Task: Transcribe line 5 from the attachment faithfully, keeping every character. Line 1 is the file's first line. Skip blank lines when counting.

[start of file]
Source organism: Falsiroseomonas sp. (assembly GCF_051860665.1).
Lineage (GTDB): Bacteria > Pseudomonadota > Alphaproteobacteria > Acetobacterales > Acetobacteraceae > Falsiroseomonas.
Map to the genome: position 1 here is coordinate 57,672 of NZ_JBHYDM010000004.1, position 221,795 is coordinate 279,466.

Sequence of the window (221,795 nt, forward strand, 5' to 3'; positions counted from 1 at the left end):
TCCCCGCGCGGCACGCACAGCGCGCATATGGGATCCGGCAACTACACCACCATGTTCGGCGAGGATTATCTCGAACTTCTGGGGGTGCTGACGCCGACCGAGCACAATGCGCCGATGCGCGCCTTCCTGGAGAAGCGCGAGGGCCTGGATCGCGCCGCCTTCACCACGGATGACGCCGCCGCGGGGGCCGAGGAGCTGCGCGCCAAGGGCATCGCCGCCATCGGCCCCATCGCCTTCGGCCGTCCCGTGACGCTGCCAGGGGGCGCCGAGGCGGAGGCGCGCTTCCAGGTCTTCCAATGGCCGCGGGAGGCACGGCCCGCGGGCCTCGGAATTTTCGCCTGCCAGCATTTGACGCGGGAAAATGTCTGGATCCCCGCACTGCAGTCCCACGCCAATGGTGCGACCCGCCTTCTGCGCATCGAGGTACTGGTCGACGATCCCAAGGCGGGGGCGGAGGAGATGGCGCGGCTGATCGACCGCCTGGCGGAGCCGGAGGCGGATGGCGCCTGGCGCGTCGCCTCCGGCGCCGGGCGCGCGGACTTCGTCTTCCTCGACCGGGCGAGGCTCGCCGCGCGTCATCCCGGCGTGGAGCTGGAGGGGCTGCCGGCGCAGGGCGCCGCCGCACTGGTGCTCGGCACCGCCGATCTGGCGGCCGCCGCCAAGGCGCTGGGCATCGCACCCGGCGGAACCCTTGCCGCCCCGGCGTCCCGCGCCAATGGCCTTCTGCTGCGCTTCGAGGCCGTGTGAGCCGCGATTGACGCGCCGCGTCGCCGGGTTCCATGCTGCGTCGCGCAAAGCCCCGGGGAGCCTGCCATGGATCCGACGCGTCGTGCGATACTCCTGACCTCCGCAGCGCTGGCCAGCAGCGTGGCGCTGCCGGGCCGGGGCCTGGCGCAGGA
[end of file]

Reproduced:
TCCCCGCGCGGCACGCACAGCGCGCATATGGGATCCGGCAACTACACCACCATGTTCGGCGAGGATTATCTCGAACTTCTGGGGGTGCTGACGCCGACCGAGCACAATGCGCCGATGCGCGCCTTCCTGGAGAAGCGCGAGGGCCTGGATCGCGCCGCCTTCACCACGGATGACGCCGCCGCGGGGGCCGAGGAGCTGCGCGCCAAGGGCATCGCCGCCATCGGCCCCATCGCCTTCGGCCGTCCCGTGACGCTGCCAGGGGGCGCCGAGGCGGAGGCGCGCTTCCAGGTCTTCCAATGGCCGCGGGAGGCACGGCCCGCGGGCCTCGGAATTTTCGCCTGCCAGCATTTGACGCGGGAAAATGTCTGGATCCCCGCACTGCAGTCCCACGCCAATGGTGCGACCCGCCTTCTGCGCATCGAGGTACTGGTCGACGATCCCAAGGCGGGGGCGGAGGAGATGGCGCGGCTGATCGACCGCCTGGCGGAGCCGGAGGCGGATGGCGCCTGGCGCGTCGCCTCCGGCGCCGGGCGCGCGGACTTCGTCTTCCTCGACCGGGCGAGGCTCGCCGCGCGTCATCCCGGCGTGGAGCTGGAGGGGCTGCCGGCGCAGGGCGCCGCCGCACTGGTGCTCGGCACCGCCGATCTGGCGGCCGCCGCCAAGGCGCTGGGCATCGCACCCGGCGGAACCCTTGCCGCCCCGGCGTCCCGCGCCAATGGCCTTCTGCTGCGCTTCGAGGCCGTGTGAGCCGCGATTGACGCGCCGCGTCGCCGGGTTCCATGCTGCGTCGCGCAAAGCCCCGGGGAGCCTGCCATGGATCCGACGCGTCGTGCGATACTCCTGACCTCCGCAGCGCTGGCCAGCAGCGTGGCGCTGCCGGGCCGGGGCCTGGCGCAGGA